Sometimes I think the interesting comments Villella makes about the ballets he presents are potentially a little distracting from this main thing, for viewers not already plugged into this approach, fascinating though they are for those who have already begun their acquaintance with the ballets. (What else is he to do? I think it's hard to give a music-appreciation run-down in a few minutes, although I'd like to hear an over-over-acheiver like Villella try, if he himself thought it was a good idea.)
Anyway, maybe you'll try "Symphony Three" again someday, and leave out the "military" references, if you haven't already, and listen, listen through the bad reproduction if necessary. For me, the power-walking and running and so on is the dancers' response to the energy and momentum in what they hear, just as -- to give another example -- the three lead girls downstage to our right in the last movement have a little game of seeing who can put their foot into the space between them and then get it out before another girl's foot goes in* -- fast, little moves instructed by the bassoons playing short notes at small pitch intervals, in other words, crowding each other in their sound-space -- all by Stravinsky's instructions.
*I misremembered this -- they actually face us, standing side by side, so there's no competition for space, no "game", but the movement, as so often with Balanchine seems instructed by the music at the moment, but, as always with Balanchine, in my view of it, there is the sense that no improvisation could be so good for so long.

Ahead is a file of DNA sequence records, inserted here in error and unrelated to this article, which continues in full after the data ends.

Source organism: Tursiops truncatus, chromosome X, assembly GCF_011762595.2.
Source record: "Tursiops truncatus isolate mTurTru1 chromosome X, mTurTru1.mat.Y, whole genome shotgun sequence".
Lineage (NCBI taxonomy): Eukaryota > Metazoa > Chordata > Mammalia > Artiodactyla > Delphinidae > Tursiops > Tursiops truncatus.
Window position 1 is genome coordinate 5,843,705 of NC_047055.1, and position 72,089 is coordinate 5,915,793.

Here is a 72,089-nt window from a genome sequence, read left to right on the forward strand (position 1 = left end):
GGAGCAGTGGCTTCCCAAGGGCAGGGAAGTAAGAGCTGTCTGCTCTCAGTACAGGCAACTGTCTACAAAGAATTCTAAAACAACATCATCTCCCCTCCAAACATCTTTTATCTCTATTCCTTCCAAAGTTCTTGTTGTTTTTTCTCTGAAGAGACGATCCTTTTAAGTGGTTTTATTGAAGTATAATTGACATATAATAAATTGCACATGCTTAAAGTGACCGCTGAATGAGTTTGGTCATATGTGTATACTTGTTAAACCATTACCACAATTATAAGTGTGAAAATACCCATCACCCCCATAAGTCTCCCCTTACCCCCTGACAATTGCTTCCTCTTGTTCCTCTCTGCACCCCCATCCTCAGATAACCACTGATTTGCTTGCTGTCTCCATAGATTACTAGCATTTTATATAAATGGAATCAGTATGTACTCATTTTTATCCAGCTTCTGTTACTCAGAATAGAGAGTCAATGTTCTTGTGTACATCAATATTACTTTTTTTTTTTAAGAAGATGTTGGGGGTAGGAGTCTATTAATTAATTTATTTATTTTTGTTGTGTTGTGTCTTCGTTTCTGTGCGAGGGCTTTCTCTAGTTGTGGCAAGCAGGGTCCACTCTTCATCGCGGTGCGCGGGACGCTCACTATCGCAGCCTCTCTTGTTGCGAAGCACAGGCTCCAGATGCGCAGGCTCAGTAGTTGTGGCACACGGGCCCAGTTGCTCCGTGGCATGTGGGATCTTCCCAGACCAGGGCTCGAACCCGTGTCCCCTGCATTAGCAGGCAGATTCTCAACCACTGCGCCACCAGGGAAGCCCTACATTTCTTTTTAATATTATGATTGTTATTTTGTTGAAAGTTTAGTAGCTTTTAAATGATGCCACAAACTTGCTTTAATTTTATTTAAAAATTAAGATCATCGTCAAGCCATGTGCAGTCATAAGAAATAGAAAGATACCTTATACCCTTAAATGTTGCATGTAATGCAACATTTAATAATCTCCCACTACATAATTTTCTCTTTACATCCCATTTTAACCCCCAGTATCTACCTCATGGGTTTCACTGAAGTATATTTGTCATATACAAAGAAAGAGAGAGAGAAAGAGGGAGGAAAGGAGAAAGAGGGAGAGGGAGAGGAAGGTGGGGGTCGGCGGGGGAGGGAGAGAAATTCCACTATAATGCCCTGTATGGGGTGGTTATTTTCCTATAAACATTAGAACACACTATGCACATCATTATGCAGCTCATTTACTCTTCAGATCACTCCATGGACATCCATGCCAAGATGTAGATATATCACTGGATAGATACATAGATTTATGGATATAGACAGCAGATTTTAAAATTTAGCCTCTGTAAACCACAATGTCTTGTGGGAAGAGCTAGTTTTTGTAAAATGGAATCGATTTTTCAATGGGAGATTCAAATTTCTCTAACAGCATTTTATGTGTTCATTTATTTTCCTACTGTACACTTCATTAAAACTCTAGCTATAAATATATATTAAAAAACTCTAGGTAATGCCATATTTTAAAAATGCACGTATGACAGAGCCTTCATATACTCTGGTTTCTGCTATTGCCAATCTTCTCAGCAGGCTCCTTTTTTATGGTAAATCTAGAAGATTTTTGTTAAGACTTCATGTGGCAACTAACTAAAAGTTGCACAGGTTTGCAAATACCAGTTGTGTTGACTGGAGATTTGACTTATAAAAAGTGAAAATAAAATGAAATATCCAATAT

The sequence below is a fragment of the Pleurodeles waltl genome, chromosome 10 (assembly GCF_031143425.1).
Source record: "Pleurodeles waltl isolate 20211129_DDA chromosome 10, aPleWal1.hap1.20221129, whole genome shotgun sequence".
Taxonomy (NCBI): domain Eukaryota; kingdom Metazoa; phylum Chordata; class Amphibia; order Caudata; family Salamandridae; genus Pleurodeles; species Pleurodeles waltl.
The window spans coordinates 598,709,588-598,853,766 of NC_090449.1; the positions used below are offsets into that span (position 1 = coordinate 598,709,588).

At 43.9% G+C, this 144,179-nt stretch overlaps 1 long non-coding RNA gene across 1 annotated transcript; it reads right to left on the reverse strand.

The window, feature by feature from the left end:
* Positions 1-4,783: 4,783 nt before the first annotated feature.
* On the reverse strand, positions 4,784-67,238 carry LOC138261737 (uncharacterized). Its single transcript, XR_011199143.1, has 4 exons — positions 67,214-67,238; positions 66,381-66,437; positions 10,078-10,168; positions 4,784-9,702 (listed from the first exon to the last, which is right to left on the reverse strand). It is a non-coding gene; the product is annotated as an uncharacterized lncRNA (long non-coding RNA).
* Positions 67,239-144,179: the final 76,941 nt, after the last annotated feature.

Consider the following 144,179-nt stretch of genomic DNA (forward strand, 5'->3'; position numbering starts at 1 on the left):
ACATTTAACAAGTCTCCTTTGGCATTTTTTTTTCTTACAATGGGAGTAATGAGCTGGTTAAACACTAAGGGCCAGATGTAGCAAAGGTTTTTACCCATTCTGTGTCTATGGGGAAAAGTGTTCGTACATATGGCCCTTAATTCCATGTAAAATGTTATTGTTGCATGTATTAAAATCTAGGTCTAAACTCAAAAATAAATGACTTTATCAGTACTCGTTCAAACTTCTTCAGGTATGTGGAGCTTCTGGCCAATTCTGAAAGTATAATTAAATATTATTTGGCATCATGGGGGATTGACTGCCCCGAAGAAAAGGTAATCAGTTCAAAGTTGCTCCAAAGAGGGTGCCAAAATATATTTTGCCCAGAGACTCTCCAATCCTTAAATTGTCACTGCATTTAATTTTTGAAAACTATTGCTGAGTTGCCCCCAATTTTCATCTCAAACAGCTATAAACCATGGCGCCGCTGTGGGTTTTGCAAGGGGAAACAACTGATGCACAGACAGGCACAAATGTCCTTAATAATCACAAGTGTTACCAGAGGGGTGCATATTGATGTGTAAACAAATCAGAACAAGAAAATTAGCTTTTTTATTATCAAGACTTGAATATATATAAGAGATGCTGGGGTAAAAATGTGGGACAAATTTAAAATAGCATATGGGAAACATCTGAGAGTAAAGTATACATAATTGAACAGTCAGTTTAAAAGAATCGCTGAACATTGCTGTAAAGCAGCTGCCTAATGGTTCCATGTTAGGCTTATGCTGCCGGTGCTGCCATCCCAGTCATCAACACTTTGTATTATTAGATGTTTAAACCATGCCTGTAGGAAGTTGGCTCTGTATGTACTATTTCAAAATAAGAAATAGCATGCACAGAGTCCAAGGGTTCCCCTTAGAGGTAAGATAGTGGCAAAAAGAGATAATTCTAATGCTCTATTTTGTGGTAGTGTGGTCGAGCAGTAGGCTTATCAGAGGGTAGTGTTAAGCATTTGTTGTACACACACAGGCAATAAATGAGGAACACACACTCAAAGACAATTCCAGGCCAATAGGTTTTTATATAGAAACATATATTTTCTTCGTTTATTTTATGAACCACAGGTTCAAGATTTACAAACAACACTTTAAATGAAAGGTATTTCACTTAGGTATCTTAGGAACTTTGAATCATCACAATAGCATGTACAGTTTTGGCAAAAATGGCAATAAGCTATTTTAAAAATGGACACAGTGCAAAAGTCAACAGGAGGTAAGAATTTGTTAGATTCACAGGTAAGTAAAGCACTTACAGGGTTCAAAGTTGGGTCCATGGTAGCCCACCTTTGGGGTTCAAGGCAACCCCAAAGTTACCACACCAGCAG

Edited by Jack Reed, 07 November 2009 - 05:55 AM.
Posted 01 November 2009 - 11:09 AM
Unless you follow the company and know most of the dancers by sight, you might be somewhat confused as to exactly what is going on. (Dancers are identified by first names only. I definitely suggest adding last names next time they post such a video.)
Ms. King seems to have gone for My Space informality. It is, after all, a first effort -- and one definitely worth expanding and professionalizing as the season goes on.
By the way, the dread hand of the copyright police seems to be at work. The longest snippet of actual choreography is only 2 seconds long.